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Bitcoin has gone beyond the absurdity of the 17th-century tulip bulb mania: Dennis Gartman

Key Points
  • Bitcoin's rapid rise over the past few days is "utter and complete nonsense," Dennis Gartman said.
  • He called it a "classic bubble."
  • However, the addition of futures contracts should help moderate the market over the long term, said Gartman.
Volatility in bitcoin frightens me: Dennis Gartman

Bitcoin is in a "classic bubble" and has even gone beyond the "absurdity" of Holland's tulip bulb mania in the 1630s, widely followed investor Dennis Gartman told CNBC on Thursday.

The cryptocurrency rocketed above $19,000 for the first time on Thursday before falling sharply from its record high.

"What we're seeing in the past 48, 54, 72 hours … is utter and complete nonsense," the editor and publisher of The Gartman Letter said in an interview with "Closing Bell."

Bitcoin began the year below $1,000. On Tuesday night, it topped $12,000 after dropping 20 percent the week before. Between 5 and 6 a.m. ET on Wednesday, it jumped past $15,000.

On Thursday, bitcoin hit a high of $19,340 on the Coinbase exchange, which accounts for about a third of the digital currency's volume on any given day. It then fell more than 20 percent from that level to $15,198.63.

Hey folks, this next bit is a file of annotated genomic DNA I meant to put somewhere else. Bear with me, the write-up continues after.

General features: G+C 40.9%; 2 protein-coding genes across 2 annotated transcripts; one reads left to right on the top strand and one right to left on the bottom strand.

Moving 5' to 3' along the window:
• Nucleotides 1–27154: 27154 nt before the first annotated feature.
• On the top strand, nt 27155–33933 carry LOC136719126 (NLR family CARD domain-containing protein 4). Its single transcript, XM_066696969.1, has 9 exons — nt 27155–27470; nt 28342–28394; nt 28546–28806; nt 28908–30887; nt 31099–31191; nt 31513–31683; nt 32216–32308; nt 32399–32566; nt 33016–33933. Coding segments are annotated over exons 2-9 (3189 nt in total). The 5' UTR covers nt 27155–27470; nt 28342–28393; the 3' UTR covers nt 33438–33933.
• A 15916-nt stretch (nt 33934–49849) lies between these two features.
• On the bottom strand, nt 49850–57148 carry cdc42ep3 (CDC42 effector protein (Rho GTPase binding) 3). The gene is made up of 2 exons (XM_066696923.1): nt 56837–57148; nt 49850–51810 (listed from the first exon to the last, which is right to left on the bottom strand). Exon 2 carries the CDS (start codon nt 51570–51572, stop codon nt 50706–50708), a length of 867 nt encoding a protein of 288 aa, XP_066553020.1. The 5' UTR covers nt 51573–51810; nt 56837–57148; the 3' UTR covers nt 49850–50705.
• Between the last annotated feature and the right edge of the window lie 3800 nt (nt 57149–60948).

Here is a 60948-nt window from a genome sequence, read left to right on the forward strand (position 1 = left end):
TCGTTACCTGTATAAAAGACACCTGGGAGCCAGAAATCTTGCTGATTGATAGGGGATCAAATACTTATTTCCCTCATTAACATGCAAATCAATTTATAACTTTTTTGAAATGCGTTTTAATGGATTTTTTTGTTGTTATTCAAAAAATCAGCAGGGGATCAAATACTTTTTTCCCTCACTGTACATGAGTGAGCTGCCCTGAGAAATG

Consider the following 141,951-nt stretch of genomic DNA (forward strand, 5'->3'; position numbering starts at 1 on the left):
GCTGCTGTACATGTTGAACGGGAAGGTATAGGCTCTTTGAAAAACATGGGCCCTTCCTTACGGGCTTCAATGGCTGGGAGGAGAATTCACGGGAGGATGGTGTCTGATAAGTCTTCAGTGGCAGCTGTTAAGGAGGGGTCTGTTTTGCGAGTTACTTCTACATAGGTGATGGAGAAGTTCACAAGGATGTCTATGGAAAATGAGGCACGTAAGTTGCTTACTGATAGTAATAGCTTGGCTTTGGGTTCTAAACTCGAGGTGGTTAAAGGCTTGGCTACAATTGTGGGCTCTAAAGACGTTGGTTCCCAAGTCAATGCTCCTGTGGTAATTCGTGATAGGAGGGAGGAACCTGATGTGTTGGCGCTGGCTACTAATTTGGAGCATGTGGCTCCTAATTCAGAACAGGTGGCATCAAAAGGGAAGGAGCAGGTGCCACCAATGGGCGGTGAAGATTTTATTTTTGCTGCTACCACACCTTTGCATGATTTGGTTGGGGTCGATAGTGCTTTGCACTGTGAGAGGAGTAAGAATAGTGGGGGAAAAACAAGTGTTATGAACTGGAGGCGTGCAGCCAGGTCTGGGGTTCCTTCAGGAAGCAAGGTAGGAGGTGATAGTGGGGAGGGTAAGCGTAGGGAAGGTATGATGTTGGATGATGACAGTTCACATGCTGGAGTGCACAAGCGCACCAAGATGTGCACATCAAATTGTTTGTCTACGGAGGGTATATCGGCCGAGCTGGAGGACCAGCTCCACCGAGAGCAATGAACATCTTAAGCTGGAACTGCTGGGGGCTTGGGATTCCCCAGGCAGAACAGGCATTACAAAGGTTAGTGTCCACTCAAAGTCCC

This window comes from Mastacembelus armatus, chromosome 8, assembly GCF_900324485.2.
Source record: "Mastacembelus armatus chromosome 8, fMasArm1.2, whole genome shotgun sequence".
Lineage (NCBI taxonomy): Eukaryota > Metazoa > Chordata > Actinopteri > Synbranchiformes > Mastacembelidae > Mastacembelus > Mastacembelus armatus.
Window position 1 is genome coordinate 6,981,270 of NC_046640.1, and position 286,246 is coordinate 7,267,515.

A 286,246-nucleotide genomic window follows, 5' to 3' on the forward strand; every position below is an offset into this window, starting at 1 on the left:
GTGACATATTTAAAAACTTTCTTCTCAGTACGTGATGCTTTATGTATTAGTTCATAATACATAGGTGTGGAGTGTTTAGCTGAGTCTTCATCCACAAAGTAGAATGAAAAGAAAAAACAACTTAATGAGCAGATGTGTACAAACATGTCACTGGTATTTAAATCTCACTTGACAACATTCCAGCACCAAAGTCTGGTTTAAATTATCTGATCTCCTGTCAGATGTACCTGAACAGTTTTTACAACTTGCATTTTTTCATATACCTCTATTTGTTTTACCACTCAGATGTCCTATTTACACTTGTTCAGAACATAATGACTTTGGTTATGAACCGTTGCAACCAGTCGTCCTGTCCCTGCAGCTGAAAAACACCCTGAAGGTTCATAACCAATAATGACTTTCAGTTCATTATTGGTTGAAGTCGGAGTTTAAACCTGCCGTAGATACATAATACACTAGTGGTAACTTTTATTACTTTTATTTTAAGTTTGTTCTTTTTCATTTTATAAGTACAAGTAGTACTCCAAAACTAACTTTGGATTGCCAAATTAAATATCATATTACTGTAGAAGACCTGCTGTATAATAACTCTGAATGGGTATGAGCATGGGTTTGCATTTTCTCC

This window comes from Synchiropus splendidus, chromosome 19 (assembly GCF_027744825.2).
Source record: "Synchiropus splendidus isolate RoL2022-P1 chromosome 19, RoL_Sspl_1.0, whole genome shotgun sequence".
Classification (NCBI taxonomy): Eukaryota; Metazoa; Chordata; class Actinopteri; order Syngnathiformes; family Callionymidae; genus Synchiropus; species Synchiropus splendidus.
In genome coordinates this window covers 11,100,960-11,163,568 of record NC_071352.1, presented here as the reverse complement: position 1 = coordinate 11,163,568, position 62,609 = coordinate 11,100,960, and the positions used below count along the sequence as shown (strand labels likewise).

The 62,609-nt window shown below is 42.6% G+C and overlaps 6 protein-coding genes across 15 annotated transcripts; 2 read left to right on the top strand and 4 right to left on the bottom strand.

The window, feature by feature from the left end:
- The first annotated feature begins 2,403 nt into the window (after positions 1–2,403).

At 5:39 p.m. ET, the digital currency traded at $16,315.03. The price on Coinbase has traded at a premium to the level on other exchanges.

Michel Porro | Getty Images

Gartman isn't the first to compare bitcoin's bubble to the tulip craze, which is considered the first major financial bubble. Billionaire hedge-fund manager Ken Griffin told CNBC recently, "Bitcoin right now has many of the elements of the tulip bulb mania we saw back hundreds of years ago in Holland."

Back then, tulips become such a prized commodity that they were being traded on many Dutch stock exchanges in 1636 and many people traded or sold possessions to get in on the action, according to Investopedia.

The bubble came to an end in 1637, which resulted in bulbs trading at a fraction of what they once had, "leaving many people in financial ruin," the article said.

Even bitcoin investor Richard Johnson is surprised by the digital currency's wild ride.

"I generally consider myself a bitcoin fan and crypto bull but even the action of the last few days has made my eyes water," the analyst at Greenwich Associates said in an interview with "Closing Bell."

However, the addition of futures contracts should help moderate the market over the long term, said Gartman, who in the past has called bitcoin a market for criminals and millennials.

Chicago-based Cboe Global Markets is set to launch bitcoin futures on Sunday, and CME, the world's largest futures exchange, is planning to launch its futures product next week. Both exchanges are regulated by the Commodity Futures Trading Commission.

"With the advent of the futures markets, it will tend to stabilize this. It will probably send prices lower. It will take out some of the volatility. But it won't happen for a week or two," Gartman said.

— CNBC's Evelyn Cheng contributed to this report.

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